The Guénégaud theatre was in operation in Paris from 1673 to\ud 1680 - from shortly after Molière's death to the foundation of the\ud Comedie-Frangaise. Although the first home of both the Paris Opera and\ud the Comedie-Frangaise, the Guénégaud has attracted little attention, and\ud no previous study has been devoted entirely to it, despite the fact that\ud the Guénégaud account books are preserved in the Archives of the\ud Comedie-Francaise. These have provided a wealth of information on the\ud day-to-day running of a seventeenth-century French theatre and the\ud preparation of productions. What is more, a study of the records of\ud ticket sales they contain has been found to make possible not only an\ud analysis of the tastes and, to a certain extent, the composition of the\ud Guénégaud's audiences, but also a reconstruction of the theatre building\ud itself.\ud In 1673, the Guénégaud company was in a highly vulnerable\ud position. Just seven years later, however, it was so powerful and in\ud possession of a theatre so well-equipped, - that it was the ancient and\ud prestigious Hotel de Bourgogne company that was closed down and its\ud actors transferred to the Guénégaud to form the Comedie-Francaise. This\ud thesis, therefore, further examines how the Guénégaud company succeeded\ud in effecting this reversal in their fortunes.\ud One major contributing factor was the Guénégaud company's\ud series of machine plays by Thomas Corneille and Donneau De Vise.\ud Concentrating on Circe, the first and most successful of these, as a\ud single representative production, this thesis, is also, therefore, a\ud study of the adaptation and final demise of a genre where music was of\ud primary importance in the face of implacable opposition from Lully,\ud desirous of protecting his privilege on the production of operas.\ud Finally, the thesis attempts to show that if there is any\ud justification in the tradition by which the Comedie-Frangaise is known\ud as the 'Maison de Moliere', this is entirely due to the Guénégaud\ud company's success in ensuring their own survival and, in so doing,\ud maintaining and transmitting their inheritance from Moliere's troupe,\ud and that this same survival was in no small part thanks to the machine\ud plays of Thomas Corneille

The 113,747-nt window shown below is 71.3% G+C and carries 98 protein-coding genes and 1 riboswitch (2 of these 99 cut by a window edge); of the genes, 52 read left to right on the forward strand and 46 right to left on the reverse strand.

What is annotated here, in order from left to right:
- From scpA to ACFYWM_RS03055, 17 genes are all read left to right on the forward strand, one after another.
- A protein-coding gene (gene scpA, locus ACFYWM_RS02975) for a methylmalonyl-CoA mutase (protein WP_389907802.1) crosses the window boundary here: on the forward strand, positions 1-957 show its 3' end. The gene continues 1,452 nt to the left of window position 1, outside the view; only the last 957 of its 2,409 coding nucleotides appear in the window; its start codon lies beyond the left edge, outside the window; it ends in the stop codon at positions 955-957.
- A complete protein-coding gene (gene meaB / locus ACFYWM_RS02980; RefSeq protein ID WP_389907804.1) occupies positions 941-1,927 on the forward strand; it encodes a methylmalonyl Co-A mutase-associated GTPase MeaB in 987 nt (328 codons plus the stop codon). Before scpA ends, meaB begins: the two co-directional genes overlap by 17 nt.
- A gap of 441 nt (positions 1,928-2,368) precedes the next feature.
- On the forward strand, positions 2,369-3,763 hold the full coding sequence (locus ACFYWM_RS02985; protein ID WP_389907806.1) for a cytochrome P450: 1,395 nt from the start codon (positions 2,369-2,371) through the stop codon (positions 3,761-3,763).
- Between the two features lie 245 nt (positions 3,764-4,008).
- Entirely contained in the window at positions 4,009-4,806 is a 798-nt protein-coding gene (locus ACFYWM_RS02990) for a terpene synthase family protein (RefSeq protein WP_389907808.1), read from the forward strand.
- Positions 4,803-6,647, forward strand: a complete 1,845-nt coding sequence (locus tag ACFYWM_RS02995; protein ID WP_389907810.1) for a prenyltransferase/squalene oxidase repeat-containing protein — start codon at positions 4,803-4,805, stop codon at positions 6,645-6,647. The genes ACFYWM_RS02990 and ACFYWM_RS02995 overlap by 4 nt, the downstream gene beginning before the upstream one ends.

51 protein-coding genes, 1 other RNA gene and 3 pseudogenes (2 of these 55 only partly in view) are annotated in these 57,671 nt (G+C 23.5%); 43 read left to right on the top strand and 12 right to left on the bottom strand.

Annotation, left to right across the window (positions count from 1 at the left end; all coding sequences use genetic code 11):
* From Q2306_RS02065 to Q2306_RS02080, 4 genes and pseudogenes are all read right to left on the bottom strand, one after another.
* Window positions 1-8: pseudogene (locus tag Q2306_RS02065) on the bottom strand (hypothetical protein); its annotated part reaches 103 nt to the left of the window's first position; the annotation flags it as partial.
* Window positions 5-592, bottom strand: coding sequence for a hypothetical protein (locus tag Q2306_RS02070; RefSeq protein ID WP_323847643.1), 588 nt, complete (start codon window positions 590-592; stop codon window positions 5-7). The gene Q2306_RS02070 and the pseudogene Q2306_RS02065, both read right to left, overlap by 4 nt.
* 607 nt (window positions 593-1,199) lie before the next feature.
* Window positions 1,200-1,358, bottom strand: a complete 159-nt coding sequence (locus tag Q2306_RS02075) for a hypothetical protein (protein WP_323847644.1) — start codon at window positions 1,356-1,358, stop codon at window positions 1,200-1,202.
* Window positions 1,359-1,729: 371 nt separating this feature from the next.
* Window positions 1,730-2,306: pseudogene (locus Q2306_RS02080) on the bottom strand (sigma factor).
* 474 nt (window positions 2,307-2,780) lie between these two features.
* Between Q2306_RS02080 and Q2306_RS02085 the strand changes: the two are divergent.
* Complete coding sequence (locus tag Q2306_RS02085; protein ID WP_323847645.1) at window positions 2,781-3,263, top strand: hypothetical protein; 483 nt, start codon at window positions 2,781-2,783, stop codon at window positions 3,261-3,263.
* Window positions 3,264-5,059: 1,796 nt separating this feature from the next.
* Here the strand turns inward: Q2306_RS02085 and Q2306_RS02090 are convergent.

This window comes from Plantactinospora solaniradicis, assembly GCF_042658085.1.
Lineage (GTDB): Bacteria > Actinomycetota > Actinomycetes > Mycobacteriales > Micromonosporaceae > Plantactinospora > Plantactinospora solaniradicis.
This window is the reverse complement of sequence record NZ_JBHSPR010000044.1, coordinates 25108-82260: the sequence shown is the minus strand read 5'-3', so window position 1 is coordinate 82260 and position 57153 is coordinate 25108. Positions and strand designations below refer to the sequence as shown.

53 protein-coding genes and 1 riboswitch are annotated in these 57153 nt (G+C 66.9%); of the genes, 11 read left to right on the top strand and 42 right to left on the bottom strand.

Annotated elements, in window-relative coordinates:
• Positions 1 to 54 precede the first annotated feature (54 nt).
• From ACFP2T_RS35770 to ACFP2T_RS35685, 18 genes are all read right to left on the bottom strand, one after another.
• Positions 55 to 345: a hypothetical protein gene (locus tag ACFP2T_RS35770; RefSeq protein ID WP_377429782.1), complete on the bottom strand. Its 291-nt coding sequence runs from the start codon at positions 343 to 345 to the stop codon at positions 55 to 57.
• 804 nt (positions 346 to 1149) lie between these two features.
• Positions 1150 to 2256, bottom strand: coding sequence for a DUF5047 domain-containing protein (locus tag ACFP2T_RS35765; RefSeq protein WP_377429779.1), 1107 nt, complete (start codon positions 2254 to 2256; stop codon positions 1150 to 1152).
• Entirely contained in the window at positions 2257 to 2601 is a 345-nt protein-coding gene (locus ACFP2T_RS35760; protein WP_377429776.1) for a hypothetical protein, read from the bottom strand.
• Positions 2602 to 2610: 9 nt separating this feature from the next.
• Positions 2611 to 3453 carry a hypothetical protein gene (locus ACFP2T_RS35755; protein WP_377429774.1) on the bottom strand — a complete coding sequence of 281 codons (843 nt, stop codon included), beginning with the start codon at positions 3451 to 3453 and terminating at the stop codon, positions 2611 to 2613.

To submit an update or takedown request for this paper, please submit an Update/Correction/Removal Request.